## Exponential Functions $f(x)=a^{x}$

### Exponential Function Rules

There are a number of rules that we can apply to any basic exponential function such as this.

Number one: $f(-1)=\frac{1}{a}$

Number two: $f(0)=1$

Number three: $f(1)=a$

Number four is that the x axis is a horizontal asymptote. $x \rightarrow \infty^{-}, f(x) \rightarrow 0$

Number five is that the domain includes all real numbers.

Number six is that the range of the function is all positive real numbers exclusive of zero

Number seven is that it is only a one to function, which means that every point on the x axis corresponds to one and only one point on the y axis

If we follow these rules the basic function is not hard at all to sketch.

## The Exponential Function

The main exponential function is euler’s number to the power of x ,which is known as the exponential function $f(x)=e^{x}$

To graph this we can just follow the same rules as the exponential functions.

## Transformations

### Translations $y=a^{x-h}+k$

• h represents the shift along the x-axis
• k the shift along the y-axis

So the rules above will face a shift along this axis $(-1,\frac{1}{a}) \rightarrow (-1+h,\frac{1}{a}+k)$ $(0,1) \rightarrow (h,1+k)$ $(1,a) \rightarrow (1+h,a+k)$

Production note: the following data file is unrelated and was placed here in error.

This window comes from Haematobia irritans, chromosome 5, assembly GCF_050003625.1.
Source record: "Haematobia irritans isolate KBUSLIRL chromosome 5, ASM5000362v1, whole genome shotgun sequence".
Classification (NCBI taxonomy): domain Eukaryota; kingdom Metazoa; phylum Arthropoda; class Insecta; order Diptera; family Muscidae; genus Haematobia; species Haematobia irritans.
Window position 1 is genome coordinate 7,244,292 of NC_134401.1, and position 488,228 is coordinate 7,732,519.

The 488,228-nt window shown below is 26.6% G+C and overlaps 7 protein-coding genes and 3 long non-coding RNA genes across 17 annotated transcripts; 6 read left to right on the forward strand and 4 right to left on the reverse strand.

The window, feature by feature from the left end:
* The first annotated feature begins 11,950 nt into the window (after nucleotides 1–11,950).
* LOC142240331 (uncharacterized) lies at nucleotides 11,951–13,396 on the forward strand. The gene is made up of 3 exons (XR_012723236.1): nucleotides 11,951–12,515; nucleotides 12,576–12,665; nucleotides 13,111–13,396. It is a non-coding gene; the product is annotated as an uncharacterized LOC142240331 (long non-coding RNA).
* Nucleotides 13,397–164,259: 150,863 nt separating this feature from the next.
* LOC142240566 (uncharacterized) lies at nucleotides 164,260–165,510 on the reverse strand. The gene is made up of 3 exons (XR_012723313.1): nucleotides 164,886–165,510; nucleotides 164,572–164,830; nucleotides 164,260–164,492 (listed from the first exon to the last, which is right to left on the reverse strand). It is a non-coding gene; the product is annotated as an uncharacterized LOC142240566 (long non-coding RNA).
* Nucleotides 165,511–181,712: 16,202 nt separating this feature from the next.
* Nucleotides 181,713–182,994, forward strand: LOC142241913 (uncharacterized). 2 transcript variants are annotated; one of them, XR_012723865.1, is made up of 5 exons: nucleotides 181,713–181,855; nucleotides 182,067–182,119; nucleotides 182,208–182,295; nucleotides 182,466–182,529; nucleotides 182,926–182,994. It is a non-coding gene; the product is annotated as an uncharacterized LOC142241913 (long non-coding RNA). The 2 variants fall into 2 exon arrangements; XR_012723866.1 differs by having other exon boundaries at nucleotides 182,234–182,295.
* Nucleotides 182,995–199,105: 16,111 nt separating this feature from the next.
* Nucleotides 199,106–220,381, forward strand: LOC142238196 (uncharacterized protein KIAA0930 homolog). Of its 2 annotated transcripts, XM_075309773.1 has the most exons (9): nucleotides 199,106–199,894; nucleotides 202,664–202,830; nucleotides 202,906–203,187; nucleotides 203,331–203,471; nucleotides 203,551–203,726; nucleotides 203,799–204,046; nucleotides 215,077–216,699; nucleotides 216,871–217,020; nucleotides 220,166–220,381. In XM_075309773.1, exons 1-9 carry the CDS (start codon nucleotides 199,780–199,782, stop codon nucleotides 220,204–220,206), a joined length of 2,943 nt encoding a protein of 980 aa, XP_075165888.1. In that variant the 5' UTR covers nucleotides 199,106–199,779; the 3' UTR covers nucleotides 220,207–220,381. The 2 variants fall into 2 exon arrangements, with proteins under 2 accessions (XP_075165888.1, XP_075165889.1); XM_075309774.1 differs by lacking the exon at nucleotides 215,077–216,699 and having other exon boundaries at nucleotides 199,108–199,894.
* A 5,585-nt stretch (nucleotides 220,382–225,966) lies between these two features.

### Reflections

The graph can be reflected in the x-axis by placing a negative in front of the function to get: $f(x)=-e^{x}$

The graph can be reflected in the y-axis by placing a negative in front of x in the function to get: $f(x)=e^{-x}$

Here we can see the black function is a reflection of the blue function in the x axis and the red function is a reflection of the blue function in the x axis. It is also possible for a function to be reflected in both the x and y axis.

If there are translations applied to the function as well, you must first reflect the function before you translate them.

### Dialation

If the function has a dilation factor in front of it, say k. Then the image is multiplied by this factor. $(-1,\frac{1}{a}) \rightarrow (-1,\frac{k}{a})$ $(0,1) \rightarrow (0,k)$ $(1,a) \rightarrow (1,ka)$

If the function has a dilation factor of x divided by k. Then the image is dilated by a factor k from the y axis. $(-1,\frac{1}{a}) \rightarrow (-k,\frac{1}{a})$ $(0,1) \rightarrow (0,1)$ $(1,a) \rightarrow (k,ka)$

## Exponential functions Example

Lets now have a look at an example, such as the function: $f(x)=e^{1-x}+3$

This we can rewrite quickly as: $f(x)=e^{-(x-1)}+3$

Straight away we can see that there is a reflection in the y-axis, no dilation, but a shift of the graph of one to the right and three up.

Now we just need to apply this to our basic e function $(-1,\frac{1}{e}) \rightarrow (0,e+3)$ $(0,1) \rightarrow (1,4)$ $(1,e) \rightarrow (2,\frac{1}{e}+3)$

The asymptote will move up to x=3